The bond market has officially entered the pull of the

Federal Open Market Committee's

tractor beam. That's the period of time, usually about two to two and a half weeks before a scheduled FOMC meeting, that market participants raise the specter of a tightening, changes in directive, or other malfeasance by Fed members as reasons for laying low.

Trading in Treasury securities was once again dismal, as tracker


reported volume down 41% when compared to the average first-quarter Thursday. Even though the chances of a tightening or a change in bias at the March 30 meeting have slimmed as the miserable February slips further into history, the possibilities exist. For that reason, the bond market couldn't bust higher today, even with several friendly economic releases and weakness in oil futures.

In light trading, the 30-year Treasury bond was up 8/32 to trade at 96 16/32, yielding 5.49%. The bond at one point rose about 1/2 point. The April fed funds futures contract, traded on the


, is currently yielding 4.77%, which assigns very little chance that the Fed will tighten at the next meeting. However, bond bulls have been in charge in March, bringing the bond's yield back from its recent closing high of 5.7% on March 4 to where it is now. And if the Fed doesn't move in two weeks, the market could remain stagnant until Good Friday, when the March

employment report

is released.

"The market has found an equilibrium until the new news," said Ray Remy, executive managing director at

HSBC Securities

. "The two-year is at 5% and it was as high as 5.20%. So it has had a decent move to the upside and from now until then it's in a holding pattern." The two-year note was lately yielding 4.97%.

Supply concerns are weighing down the Treasury market, as investors get set for


(T) - Get Report

, planning on dumping $5 billion, $6 billion, or more on the market next week.

Fannie Mae

will reopen a February deal to price another $2 billion or $3 billion, and the Treasury (remember them) will sell $15 billion in two-year notes next Wednesday.


Consumer Price Index

only rose 0.1%, which was in line with the consensus forecast, but the core CPI, which excludes volatile food and energy prices, only rose 0.1% also. The forecast was for an increase of 0.3%, and some in the market believed it was more likely to surprise to the upside rather than the downside. On a year-over-year basis, the CPI is rising 1.6%, while the core rate is up 2.1%.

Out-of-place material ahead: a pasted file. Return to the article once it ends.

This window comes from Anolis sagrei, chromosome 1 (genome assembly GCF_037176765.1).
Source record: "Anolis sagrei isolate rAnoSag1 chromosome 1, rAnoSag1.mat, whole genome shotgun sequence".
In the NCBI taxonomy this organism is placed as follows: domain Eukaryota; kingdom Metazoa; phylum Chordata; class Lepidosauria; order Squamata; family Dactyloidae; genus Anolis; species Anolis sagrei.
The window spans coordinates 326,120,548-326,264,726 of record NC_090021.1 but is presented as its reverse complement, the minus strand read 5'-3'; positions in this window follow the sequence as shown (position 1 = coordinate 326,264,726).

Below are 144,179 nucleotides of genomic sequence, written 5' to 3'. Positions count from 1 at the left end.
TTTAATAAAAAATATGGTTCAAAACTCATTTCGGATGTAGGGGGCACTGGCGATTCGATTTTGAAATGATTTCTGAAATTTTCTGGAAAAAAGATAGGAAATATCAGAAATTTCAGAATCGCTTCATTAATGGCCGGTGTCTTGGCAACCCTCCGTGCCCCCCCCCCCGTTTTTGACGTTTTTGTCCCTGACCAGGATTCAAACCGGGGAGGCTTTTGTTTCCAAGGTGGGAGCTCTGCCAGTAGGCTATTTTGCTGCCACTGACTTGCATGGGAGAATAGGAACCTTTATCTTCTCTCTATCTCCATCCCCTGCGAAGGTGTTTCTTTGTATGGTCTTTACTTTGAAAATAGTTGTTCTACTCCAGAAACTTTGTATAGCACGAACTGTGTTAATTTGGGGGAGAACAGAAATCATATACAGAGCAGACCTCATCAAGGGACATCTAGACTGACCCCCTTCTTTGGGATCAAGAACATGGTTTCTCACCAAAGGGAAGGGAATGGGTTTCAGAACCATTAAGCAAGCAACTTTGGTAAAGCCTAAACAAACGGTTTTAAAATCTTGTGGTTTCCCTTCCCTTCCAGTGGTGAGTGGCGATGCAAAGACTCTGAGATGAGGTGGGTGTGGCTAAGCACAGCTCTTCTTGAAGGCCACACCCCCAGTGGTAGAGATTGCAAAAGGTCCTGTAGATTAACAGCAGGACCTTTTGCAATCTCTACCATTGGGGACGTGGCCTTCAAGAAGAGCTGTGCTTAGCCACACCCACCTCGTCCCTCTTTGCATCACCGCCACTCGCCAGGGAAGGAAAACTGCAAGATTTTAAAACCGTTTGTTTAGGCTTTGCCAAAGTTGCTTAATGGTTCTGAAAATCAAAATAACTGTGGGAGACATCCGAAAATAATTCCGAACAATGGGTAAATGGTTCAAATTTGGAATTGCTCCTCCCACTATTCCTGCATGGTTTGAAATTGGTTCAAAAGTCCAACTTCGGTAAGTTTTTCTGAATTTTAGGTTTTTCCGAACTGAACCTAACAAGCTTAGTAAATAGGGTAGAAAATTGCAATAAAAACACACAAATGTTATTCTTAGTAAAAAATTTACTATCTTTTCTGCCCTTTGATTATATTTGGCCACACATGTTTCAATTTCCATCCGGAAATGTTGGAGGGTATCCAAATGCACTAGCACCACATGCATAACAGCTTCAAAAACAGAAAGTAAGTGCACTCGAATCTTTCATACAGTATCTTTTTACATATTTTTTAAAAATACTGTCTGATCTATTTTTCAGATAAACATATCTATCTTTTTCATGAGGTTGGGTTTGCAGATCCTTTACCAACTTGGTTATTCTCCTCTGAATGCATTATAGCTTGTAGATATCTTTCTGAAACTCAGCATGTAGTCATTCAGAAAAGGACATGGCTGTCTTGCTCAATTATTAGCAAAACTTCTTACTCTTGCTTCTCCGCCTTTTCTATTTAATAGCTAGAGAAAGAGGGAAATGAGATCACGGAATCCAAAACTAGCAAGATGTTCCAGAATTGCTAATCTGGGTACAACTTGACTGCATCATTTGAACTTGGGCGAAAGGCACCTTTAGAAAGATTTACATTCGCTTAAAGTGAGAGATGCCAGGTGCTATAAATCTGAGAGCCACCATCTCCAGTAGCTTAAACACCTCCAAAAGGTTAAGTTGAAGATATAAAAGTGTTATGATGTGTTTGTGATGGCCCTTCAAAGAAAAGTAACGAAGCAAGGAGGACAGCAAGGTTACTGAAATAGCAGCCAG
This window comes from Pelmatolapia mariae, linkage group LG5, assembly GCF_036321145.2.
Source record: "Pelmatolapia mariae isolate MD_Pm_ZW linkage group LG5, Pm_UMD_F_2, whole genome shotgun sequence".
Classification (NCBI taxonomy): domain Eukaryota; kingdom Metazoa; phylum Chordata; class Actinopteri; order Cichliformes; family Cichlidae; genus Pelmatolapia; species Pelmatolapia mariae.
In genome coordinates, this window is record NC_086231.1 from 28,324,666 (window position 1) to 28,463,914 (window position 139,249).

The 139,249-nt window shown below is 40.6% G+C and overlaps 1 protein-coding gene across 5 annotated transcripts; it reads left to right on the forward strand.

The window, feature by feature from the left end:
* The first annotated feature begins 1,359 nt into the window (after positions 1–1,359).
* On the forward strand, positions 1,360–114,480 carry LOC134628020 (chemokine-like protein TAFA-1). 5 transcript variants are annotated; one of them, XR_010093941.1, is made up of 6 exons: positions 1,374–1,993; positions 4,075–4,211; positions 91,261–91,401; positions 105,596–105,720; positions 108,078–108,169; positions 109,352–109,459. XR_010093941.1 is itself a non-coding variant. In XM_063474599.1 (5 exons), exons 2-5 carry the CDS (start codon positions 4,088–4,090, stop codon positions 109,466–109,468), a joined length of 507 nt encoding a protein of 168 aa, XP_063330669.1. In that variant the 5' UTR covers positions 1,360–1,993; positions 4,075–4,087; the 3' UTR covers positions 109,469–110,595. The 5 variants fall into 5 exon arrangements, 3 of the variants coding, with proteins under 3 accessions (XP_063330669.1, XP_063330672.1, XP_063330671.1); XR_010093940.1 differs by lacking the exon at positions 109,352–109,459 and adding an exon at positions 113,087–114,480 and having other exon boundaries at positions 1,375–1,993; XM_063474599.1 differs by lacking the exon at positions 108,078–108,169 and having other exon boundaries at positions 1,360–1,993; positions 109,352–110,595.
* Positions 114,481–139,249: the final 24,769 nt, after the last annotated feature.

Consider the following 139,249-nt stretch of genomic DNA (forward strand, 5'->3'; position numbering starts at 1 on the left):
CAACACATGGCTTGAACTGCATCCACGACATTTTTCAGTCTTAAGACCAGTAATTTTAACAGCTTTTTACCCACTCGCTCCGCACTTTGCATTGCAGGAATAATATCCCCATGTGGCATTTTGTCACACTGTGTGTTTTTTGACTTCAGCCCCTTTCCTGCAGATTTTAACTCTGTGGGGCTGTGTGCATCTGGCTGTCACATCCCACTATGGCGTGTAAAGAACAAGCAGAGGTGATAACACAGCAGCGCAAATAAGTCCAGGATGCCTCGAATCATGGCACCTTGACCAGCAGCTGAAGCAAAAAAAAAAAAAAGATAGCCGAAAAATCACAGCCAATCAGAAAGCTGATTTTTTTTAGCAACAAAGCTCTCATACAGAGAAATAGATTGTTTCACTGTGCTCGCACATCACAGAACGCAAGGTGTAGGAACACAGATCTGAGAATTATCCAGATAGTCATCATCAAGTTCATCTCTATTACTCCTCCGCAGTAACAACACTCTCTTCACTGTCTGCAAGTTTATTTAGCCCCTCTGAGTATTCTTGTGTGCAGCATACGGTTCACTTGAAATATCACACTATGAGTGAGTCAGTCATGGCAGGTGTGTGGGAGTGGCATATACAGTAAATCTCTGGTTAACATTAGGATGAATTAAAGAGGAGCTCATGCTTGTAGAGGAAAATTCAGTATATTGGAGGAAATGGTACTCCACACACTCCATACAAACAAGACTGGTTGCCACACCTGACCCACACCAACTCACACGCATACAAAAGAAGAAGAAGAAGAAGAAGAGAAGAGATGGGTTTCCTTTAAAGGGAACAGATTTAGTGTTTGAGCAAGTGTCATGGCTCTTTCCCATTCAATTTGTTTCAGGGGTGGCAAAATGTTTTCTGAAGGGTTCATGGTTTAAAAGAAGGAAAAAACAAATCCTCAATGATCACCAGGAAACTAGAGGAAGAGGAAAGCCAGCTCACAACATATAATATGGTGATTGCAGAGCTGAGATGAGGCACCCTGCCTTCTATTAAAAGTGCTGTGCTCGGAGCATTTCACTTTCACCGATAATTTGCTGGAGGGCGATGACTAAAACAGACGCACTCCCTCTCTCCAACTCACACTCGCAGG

What's been a concern as of late is rising oil prices, because higher commodity prices ostensibly mean the inflation outlook is worsening, which is a bad sign for the bond market. Crude oil futures have risen sharply since hitting a trough below $12 a barrel earlier this month. April crude futures opened sharply higher this morning at $15.44 and peaked at $15.55, but fell sharply to a $15.03 close. "They don't have to go higher from where they are ... If energy prices were to stabilize, then inflation would gravitate toward the core trend, which is 2.1%," said Charles Reinhard, Treasury market strategist at

ABN Amro


The market generally ignored March's

Philadelphia Fed

survey, which showed a weak headline figure of 10.4, down from February's 15.9 reading. Contained within the report were a couple of nuggets that point to improvement in the manufacturing sector. The new orders index rose to 27.1 in March from 18.2 in February. Mildly disturbing is the rise in the prices paid index, up to 2.6 from a negative 7. The percentage of firms reporting price increases was greater than the percentage reporting decreases for the first time since June.

"The prices paid component was not in and of itself good, but the overall index was not as high as it could have been," Reinhard said.

The trade deficit widened to a record $17 billion in January, as exports fell 1.4% and imports rose 2%. This report will cause analysts to revise first-quarter


reports downward, even though the overall economy is still strong. "Combined with the strength in homebuilding and business fixed investment, that should be enough to keep GDP growing at around a 3.5% annual rate," said a comment by

First Union's

Mark Vitner.